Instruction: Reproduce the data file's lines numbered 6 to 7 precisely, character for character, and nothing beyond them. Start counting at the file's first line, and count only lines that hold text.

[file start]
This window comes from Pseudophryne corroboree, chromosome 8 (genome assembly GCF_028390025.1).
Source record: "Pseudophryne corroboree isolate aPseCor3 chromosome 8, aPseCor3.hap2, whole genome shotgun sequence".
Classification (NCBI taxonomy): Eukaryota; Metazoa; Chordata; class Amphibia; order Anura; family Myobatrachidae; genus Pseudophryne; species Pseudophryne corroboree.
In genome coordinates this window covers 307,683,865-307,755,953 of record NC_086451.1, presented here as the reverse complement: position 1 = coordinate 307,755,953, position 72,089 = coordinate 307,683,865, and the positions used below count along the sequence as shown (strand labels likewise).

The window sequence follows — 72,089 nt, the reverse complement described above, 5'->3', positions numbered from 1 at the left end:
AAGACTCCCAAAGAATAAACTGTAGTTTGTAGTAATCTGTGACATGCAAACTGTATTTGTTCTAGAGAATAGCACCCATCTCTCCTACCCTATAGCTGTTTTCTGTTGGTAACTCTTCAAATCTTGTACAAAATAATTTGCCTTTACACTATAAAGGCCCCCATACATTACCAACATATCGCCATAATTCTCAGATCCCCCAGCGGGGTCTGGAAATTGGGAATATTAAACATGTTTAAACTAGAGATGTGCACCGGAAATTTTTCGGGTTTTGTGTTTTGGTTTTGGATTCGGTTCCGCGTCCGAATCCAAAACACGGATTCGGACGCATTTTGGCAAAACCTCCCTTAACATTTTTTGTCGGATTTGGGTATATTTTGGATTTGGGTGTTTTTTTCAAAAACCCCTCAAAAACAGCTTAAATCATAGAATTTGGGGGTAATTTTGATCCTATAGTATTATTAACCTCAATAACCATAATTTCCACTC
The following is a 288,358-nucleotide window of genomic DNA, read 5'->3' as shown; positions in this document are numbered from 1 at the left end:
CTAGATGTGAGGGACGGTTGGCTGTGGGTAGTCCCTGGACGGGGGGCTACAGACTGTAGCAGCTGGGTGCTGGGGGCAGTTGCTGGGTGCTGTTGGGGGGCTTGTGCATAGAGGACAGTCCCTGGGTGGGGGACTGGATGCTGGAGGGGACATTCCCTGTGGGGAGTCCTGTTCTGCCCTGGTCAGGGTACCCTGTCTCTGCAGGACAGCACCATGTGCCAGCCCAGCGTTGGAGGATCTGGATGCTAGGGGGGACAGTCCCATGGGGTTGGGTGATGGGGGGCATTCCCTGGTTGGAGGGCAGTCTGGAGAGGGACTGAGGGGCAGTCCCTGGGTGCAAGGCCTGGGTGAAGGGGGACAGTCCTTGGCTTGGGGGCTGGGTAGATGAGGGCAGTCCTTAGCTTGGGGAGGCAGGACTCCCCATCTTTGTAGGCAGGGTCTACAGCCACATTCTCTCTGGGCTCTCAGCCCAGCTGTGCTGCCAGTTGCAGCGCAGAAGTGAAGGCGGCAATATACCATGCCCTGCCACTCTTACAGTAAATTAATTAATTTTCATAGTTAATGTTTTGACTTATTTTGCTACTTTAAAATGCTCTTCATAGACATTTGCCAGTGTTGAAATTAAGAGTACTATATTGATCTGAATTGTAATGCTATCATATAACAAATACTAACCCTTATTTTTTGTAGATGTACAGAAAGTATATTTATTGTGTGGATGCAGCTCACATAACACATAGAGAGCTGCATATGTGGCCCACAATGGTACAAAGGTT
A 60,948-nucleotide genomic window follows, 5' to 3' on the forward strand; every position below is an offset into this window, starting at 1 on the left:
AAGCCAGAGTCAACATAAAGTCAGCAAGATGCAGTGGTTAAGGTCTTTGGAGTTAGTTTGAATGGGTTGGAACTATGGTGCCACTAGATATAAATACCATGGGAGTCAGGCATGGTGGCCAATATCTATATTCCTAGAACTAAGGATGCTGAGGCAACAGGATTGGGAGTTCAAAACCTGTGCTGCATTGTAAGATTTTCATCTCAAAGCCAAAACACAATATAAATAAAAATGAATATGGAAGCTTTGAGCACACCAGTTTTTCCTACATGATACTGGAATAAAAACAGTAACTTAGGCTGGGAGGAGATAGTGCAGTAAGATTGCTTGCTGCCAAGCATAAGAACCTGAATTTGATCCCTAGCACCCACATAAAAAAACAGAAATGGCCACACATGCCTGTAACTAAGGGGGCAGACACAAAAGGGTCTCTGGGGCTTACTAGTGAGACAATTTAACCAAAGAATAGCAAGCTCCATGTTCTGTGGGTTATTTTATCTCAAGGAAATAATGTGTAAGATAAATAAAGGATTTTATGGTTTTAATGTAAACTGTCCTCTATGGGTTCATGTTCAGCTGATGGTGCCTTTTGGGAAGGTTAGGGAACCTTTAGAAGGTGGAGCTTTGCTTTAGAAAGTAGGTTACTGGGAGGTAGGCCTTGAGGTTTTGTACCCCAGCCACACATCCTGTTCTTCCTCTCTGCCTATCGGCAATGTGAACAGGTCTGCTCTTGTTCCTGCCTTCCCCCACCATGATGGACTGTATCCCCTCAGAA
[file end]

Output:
AAGACTCCCAAAGAATAAACTGTAGTTTGTAGTAATCTGTGACATGCAAACTGTATTTGTTCTAGAGAATAGCACCCATCTCTCCTACCCTATAGCTGTTTTCTGTTGGTAACTCTTCAAATCTTGTACAAAATAATTTGCCTTTACACTATAAAGGCCCCCATACATTACCAACATATCGCCATAATTCTCAGATCCCCCAGCGGGGTCTGGAAATTGGGAATATTAAACATGTTTAAACTAGAGATGTGCACCGGAAATTTTTCGGGTTTTGTGTTTTGGTTTTGGATTCGGTTCCGCGTCCGAATCCAAAACACGGATTCGGACGCATTTTGGCAAAACCTCCCTTAACATTTTTTGTCGGATTTGGGTATATTTTGGATTTGGGTGTTTTTTTCAAAAACCCCTCAAAAACAGCTTAAATCATAGAATTTGGGGGTAATTTTGATCCTATAGTATTATTAACCTCAATAACCATAATTTCCACTC
The following is a 288,358-nucleotide window of genomic DNA, read 5'->3' as shown; positions in this document are numbered from 1 at the left end: